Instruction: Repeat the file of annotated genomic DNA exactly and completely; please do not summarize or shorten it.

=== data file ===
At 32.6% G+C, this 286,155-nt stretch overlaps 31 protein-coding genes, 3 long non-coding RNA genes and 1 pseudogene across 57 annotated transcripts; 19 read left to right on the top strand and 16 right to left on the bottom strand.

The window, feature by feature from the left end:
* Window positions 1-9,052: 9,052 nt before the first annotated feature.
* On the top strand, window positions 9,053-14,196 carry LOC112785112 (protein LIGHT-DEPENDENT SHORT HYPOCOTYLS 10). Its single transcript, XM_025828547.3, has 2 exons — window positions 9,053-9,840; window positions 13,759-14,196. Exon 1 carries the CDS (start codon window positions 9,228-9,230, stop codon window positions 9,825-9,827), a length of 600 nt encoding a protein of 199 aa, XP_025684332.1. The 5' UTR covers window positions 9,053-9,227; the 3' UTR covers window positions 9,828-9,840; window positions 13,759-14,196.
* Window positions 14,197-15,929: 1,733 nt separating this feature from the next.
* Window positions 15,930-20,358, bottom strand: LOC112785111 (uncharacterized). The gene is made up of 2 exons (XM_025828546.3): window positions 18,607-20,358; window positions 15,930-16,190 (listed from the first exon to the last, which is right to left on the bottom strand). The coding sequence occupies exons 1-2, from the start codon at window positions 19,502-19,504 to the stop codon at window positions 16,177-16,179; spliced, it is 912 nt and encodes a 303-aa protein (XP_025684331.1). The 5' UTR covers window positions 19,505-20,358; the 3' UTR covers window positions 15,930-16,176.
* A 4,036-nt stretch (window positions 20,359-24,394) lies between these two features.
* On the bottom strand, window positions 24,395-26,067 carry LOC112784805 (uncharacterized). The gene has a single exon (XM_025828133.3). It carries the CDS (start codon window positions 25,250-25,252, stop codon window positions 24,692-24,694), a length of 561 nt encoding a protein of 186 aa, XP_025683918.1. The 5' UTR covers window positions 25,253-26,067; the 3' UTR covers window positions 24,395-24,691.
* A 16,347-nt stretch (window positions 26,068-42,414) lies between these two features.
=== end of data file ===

At 32.6% G+C, this 286,155-nt stretch overlaps 31 protein-coding genes, 3 long non-coding RNA genes and 1 pseudogene across 57 annotated transcripts; 19 read left to right on the top strand and 16 right to left on the bottom strand.

The window, feature by feature from the left end:
* Window positions 1-9,052: 9,052 nt before the first annotated feature.
* On the top strand, window positions 9,053-14,196 carry LOC112785112 (protein LIGHT-DEPENDENT SHORT HYPOCOTYLS 10). Its single transcript, XM_025828547.3, has 2 exons — window positions 9,053-9,840; window positions 13,759-14,196. Exon 1 carries the CDS (start codon window positions 9,228-9,230, stop codon window positions 9,825-9,827), a length of 600 nt encoding a protein of 199 aa, XP_025684332.1. The 5' UTR covers window positions 9,053-9,227; the 3' UTR covers window positions 9,828-9,840; window positions 13,759-14,196.
* Window positions 14,197-15,929: 1,733 nt separating this feature from the next.
* Window positions 15,930-20,358, bottom strand: LOC112785111 (uncharacterized). The gene is made up of 2 exons (XM_025828546.3): window positions 18,607-20,358; window positions 15,930-16,190 (listed from the first exon to the last, which is right to left on the bottom strand). The coding sequence occupies exons 1-2, from the start codon at window positions 19,502-19,504 to the stop codon at window positions 16,177-16,179; spliced, it is 912 nt and encodes a 303-aa protein (XP_025684331.1). The 5' UTR covers window positions 19,505-20,358; the 3' UTR covers window positions 15,930-16,176.
* A 4,036-nt stretch (window positions 20,359-24,394) lies between these two features.
* On the bottom strand, window positions 24,395-26,067 carry LOC112784805 (uncharacterized). The gene has a single exon (XM_025828133.3). It carries the CDS (start codon window positions 25,250-25,252, stop codon window positions 24,692-24,694), a length of 561 nt encoding a protein of 186 aa, XP_025683918.1. The 5' UTR covers window positions 25,253-26,067; the 3' UTR covers window positions 24,395-24,691.
* A 16,347-nt stretch (window positions 26,068-42,414) lies between these two features.